New answers tagged

2

Even if the element has continuity that doesn't mean that it's okay, I would error on the side of caution and discard an element that made a loud noise before smoke/fire came flowing out if it! They are not an expensive item, I would inspect the connection where it is attached to the circuit, where it is physically mounted and ensure there are no signs of ...


6

There are actually three ways (besides "pull the plug") that an oven can shut off in an emergency: Circuit breaker in your breaker panel. This trips if the oven uses too much power for too long - typically a short circuit, which can happen due to faulty components but more often due to components that wear out over time, including switches and ...


4

It's most likely the heating element in the oven blew. It's not going to be a blown fuse, they don't pop like that. A heating element in an oven can fail with dramatic sound effects! LOL. If you're comfortable working with live circuits, remove the oven heating element and test for voltage at its connections. If you have 240v or so, the element blew and ...


1

The spark ignitor also detects the flame, and it was positioned slightly too far from the burner so that it periodically detected no flame and shut off the gas. I bent the spark ignitor closer to the burner and now the oven stays lit. Thank you everyone for your help!


1

I have a Viking (2 ovens) range. I had to replace the igniters to get it to work right. There is a small oven with one igniter and the larger oven has 2. The stock igniters from Viking are junk. I found some better aftermarket igniters several year ago and haven't had an issue since. I wish I could remember the brand, but since product recommendations are ...


3

If you do not replace the timer-switch with the same timer-switch you will have made modifications to the oven that void its safety listing, whatever that may be for your locality. That will shift any liability from a failure of the oven that causes a house fire or the like from the manufacturer to you. It will also provide your insurer with an excuse not to ...


2

Theoretically you could. But keep in mind that: The switch needs to be capable of switching the full current & voltage. A quick search finds mixed answers - French manufacturer, all prices of anything (mostly used) in Euros, which would imply ~ 240V/50Hz. On the other hand, searching for the switch finds markings of 120V or 125V, 15A, 60 Hz. So not ...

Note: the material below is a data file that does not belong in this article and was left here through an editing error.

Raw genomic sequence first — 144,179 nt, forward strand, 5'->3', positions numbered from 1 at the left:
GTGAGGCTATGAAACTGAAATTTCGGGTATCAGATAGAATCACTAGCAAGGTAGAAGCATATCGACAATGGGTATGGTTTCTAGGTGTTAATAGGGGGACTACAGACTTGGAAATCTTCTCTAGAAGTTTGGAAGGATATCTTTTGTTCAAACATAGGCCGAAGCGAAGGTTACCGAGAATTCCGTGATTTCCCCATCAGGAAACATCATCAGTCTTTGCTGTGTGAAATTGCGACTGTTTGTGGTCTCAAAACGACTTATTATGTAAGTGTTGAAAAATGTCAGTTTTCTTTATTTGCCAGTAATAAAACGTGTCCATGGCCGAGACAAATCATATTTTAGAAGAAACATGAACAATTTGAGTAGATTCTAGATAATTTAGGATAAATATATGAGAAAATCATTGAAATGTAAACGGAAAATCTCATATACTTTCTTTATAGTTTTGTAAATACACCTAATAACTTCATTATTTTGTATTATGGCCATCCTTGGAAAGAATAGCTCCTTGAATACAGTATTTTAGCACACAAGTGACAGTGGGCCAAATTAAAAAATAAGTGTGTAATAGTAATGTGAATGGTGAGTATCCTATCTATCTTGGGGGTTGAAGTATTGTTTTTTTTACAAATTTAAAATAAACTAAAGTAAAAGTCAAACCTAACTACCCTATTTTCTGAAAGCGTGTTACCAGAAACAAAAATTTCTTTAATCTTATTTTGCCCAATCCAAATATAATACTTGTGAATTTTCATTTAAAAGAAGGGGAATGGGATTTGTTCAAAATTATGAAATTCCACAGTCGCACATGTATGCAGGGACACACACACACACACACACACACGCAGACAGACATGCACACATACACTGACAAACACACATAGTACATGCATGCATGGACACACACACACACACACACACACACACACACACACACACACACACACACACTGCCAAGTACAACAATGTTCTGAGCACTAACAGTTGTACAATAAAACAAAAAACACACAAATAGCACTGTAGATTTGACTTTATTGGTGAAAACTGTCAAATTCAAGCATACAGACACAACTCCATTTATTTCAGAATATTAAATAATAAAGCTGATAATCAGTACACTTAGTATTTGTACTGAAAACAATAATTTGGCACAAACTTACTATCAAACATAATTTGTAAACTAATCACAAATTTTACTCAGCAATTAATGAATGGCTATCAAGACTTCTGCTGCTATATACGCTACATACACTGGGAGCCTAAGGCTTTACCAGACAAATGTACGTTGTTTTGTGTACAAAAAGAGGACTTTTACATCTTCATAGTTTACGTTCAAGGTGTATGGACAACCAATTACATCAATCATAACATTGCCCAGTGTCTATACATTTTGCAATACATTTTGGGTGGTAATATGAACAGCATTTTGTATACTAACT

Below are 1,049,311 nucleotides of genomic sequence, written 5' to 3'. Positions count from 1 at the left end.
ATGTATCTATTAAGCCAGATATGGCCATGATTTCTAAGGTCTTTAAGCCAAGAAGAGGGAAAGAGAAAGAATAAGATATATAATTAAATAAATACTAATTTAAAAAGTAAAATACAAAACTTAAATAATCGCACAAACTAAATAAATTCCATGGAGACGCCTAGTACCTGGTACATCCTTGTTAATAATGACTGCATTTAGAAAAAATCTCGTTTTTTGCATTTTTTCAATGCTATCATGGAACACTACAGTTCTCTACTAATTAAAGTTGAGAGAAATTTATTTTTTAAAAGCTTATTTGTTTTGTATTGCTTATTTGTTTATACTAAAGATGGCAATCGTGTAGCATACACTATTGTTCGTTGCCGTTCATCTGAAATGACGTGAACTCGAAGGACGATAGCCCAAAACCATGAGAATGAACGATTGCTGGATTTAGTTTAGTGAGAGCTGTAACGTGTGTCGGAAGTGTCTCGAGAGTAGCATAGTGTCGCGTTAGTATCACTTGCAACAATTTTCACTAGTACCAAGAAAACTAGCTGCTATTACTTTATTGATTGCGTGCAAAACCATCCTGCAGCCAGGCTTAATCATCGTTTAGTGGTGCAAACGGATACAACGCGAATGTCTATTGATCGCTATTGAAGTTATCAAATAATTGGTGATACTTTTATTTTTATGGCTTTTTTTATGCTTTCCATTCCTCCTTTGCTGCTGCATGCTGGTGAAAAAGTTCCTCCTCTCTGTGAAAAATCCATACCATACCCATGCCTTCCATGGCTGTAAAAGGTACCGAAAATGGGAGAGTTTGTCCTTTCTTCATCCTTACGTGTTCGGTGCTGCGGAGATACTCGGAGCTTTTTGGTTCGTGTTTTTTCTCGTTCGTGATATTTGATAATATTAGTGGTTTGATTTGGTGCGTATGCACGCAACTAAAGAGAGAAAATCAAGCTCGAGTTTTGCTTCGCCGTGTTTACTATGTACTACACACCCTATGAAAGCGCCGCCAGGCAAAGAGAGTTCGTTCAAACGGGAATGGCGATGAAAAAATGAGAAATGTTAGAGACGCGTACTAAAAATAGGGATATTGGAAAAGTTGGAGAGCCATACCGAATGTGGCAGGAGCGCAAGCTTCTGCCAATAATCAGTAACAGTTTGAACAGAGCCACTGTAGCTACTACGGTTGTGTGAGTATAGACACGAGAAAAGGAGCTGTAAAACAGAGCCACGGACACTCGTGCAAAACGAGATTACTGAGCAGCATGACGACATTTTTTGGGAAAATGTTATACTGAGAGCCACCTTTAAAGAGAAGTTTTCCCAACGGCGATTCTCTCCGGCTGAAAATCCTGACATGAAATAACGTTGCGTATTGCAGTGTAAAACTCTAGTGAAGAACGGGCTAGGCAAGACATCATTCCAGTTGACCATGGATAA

2

Sorry the link above didn't work, those Germans must be protecting their data. Here is a screenshot of the part diagram that calls the bolt a Low head screw M5X4,8 part #21 on diagram. Depending on what browser you are using you may be able to right click on the screenshot and "open image in new tab", then expand the image. I'm guessing the comma ...


2

As far as I know (checked various sources but remember reading it previously somewhere on DIY SE), you can't use SOOW inside walls. Which is much the same as "you can't use NM (Romex) as cordage. They perform different functions, with different strengths/weaknesses. If you can't get proper NM (8 AWG or larger for the 40A, 6 AWG or larger for the 50A) ...


1

A 2" / 5cm spray can with duct tape wrapped around the bottom end - sticky side out - until it almost fits inside the glass cover, and then press into the glass cover and turn while keeping upward pressure into the glass cover. Worked well, but glass cover wasn't 'welded in' with old fat/oil etc.


1

Tried a few of the ingenious suggestions here but in the end I had success using two inch piece of kindling and a hammer. There was enough of a jagged edge on what was left of the glass for me to put one end of the wood against it and tap the other end in an anti clockwise direction. It’s nice when it starts to turn! The wood is soft enough not to cause ...


1

If you have one locally, go to a dollar store (like Dollar Tree, 99 Cents Only Store, etc.) and get an Appliance Bulb. I bought one at Dollar Tree recently. Cost $1 or so.


6

No, any 40W incandescent that is similar size and base will work just fine. I would buy these ones from Amazon. Replacement and a spare for $5.


5

Do you follow any of the warnings we give around here about the danger of 3-prong (groundless) range receptacles... and you think "Why does a 240V oven need 120V?" The oven light. That's right. The dangerous setup is solely so consumers can use ANY random 120V incandescent bulb they buy by the dozen (back in the day when everyone used ...


32

That is pure profiteering for folks silly enough to go to the appliance parts store for a light bulb. Far less expensive at a hardware store, or many other normal stores with lightbulbs. You need an "Appliance bulb" of the normal old incandescent flavor. Not a newfangled LED refrigerator bulb. Incandescent bulbs are perfectly happy at oven ...


3

You need to check if one phase of your supply is enough to power the whole oven. If it is, then leave the spare phase safely disconnected (in a way that won't let it come into contact with anything), and wire it like in that diagram. If not, check to see if they provide other diagrams. The use of three terminals marked 1, 2 and 3 strongly hints that the ...


1

I had exactly the same problem due to A long term tenant in our flat not telling us they'd broken the lamp cover. I took the hammer and nail punch approach., but with the punch angled so the glass would be pushed anti clockwise. This started it to turn, then I finished the unscrewing with pliars. NOTE : YOU MUST EEAR SAFETY GOGGLES BECAUSE TINY GLASS SHARDS ...


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